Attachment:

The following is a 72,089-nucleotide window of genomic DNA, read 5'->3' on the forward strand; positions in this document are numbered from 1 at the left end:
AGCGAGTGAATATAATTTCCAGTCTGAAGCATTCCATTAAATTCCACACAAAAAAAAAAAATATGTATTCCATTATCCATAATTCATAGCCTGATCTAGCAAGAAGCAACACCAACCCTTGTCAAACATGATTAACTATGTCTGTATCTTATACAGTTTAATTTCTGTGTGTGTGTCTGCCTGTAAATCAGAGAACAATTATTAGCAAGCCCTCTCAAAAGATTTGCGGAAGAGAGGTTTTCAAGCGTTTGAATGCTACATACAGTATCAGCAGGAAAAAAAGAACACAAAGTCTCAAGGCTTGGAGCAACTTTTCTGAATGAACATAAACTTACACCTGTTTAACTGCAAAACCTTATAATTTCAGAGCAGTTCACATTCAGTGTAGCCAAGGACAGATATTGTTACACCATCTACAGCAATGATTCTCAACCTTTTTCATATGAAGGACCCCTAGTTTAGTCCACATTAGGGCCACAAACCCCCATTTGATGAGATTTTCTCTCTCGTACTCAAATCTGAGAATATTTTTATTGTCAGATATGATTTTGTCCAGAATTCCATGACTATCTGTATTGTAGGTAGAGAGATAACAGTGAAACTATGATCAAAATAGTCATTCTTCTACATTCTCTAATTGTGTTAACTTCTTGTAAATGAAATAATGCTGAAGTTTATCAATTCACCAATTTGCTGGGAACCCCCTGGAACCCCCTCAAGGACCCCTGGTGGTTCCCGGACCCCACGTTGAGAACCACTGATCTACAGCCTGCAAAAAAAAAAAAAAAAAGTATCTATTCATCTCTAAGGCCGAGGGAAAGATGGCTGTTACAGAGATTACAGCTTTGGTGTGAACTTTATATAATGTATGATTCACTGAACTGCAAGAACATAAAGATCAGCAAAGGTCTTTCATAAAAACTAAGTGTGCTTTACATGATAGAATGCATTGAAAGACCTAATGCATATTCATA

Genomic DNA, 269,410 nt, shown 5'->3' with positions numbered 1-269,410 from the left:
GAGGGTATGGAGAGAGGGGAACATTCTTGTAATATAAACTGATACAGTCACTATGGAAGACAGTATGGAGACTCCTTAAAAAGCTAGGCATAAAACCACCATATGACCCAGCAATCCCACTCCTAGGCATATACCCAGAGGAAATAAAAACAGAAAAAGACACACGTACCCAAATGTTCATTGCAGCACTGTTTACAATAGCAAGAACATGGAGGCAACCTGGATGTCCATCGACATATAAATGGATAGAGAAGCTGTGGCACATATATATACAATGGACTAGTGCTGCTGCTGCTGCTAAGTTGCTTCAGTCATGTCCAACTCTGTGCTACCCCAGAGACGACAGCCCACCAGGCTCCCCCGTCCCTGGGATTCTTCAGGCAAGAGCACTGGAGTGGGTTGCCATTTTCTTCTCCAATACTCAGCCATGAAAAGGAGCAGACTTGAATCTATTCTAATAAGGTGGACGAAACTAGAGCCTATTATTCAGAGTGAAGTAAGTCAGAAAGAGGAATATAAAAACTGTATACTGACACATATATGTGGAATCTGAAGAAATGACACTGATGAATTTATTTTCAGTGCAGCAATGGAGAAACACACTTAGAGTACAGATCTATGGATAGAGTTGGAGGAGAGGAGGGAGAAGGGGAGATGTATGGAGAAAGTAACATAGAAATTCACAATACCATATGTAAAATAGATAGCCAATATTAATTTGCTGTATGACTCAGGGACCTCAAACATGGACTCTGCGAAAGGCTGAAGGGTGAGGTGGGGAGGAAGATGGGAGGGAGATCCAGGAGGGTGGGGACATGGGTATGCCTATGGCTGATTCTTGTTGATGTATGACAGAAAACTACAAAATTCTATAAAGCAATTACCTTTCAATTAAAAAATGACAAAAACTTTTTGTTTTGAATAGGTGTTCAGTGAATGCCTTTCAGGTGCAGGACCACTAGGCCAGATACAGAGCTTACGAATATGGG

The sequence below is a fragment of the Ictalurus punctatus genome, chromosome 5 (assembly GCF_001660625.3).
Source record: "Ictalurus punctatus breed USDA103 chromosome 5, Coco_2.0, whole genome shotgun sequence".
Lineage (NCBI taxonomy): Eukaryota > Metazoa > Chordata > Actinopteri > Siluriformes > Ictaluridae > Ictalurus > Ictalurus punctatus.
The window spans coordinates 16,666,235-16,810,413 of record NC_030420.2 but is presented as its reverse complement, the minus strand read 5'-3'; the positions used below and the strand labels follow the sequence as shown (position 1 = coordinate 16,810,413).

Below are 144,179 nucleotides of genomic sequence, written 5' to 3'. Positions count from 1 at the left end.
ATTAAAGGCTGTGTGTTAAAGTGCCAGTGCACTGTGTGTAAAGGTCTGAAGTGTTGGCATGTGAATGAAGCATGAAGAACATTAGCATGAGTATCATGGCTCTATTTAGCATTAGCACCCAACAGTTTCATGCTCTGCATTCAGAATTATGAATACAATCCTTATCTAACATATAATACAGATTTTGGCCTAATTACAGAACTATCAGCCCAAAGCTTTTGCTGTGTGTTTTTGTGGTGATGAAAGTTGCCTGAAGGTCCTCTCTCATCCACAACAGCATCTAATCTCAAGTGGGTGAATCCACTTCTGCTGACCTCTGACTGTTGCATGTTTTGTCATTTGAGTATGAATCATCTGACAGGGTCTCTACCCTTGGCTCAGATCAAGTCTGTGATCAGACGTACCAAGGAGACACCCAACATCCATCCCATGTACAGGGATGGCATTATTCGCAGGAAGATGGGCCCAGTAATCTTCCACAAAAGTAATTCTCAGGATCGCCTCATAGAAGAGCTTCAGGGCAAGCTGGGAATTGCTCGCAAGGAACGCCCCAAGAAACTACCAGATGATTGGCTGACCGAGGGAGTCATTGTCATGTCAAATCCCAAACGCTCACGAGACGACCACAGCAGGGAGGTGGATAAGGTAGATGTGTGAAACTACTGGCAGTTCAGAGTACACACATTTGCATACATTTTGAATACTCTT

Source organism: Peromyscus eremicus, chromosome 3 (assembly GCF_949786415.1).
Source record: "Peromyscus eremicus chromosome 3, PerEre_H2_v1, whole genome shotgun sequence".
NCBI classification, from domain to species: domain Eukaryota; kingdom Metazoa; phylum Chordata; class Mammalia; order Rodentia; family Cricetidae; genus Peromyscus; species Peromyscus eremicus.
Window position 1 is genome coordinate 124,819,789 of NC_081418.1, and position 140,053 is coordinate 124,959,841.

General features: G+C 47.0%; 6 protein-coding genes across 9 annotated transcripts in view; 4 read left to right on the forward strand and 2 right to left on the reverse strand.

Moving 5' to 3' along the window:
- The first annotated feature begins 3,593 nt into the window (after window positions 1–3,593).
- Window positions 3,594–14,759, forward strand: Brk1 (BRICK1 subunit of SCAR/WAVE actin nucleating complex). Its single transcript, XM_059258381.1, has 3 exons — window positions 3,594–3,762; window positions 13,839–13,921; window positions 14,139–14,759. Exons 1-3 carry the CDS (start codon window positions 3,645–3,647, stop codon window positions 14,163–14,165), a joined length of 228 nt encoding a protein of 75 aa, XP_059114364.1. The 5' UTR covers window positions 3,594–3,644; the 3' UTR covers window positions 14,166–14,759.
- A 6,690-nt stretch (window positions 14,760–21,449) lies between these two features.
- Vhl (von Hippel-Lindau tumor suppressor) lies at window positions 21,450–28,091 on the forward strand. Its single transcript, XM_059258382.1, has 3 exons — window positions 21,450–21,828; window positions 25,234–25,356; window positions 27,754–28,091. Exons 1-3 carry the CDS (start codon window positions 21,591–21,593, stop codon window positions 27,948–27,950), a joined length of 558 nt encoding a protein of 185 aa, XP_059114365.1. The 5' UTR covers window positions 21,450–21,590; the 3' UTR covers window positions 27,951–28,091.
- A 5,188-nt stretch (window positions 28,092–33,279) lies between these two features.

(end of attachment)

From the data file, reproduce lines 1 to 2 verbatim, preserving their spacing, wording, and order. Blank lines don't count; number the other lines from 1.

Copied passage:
The following is a 72,089-nucleotide window of genomic DNA, read 5'->3' on the forward strand; positions in this document are numbered from 1 at the left end:
AGCGAGTGAATATAATTTCCAGTCTGAAGCATTCCATTAAATTCCACACAAAAAAAAAAAATATGTATTCCATTATCCATAATTCATAGCCTGATCTAGCAAGAAGCAACACCAACCCTTGTCAAACATGATTAACTATGTCTGTATCTTATACAGTTTAATTTCTGTGTGTGTGTCTGCCTGTAAATCAGAGAACAATTATTAGCAAGCCCTCTCAAAAGATTTGCGGAAGAGAGGTTTTCAAGCGTTTGAATGCTACATACAGTATCAGCAGGAAAAAAAGAACACAAAGTCTCAAGGCTTGGAGCAACTTTTCTGAATGAACATAAACTTACACCTGTTTAACTGCAAAACCTTATAATTTCAGAGCAGTTCACATTCAGTGTAGCCAAGGACAGATATTGTTACACCATCTACAGCAATGATTCTCAACCTTTTTCATATGAAGGACCCCTAGTTTAGTCCACATTAGGGCCACAAACCCCCATTTGATGAGATTTTCTCTCTCGTACTCAAATCTGAGAATATTTTTATTGTCAGATATGATTTTGTCCAGAATTCCATGACTATCTGTATTGTAGGTAGAGAGATAACAGTGAAACTATGATCAAAATAGTCATTCTTCTACATTCTCTAATTGTGTTAACTTCTTGTAAATGAAATAATGCTGAAGTTTATCAATTCACCAATTTGCTGGGAACCCCCTGGAACCCCCTCAAGGACCCCTGGTGGTTCCCGGACCCCACGTTGAGAACCACTGATCTACAGCCTGCAAAAAAAAAAAAAAAAAGTATCTATTCATCTCTAAGGCCGAGGGAAAGATGGCTGTTACAGAGATTACAGCTTTGGTGTGAACTTTATATAATGTATGATTCACTGAACTGCAAGAACATAAAGATCAGCAAAGGTCTTTCATAAAAACTAAGTGTGCTTTACATGATAGAATGCATTGAAAGACCTAATGCATATTCATA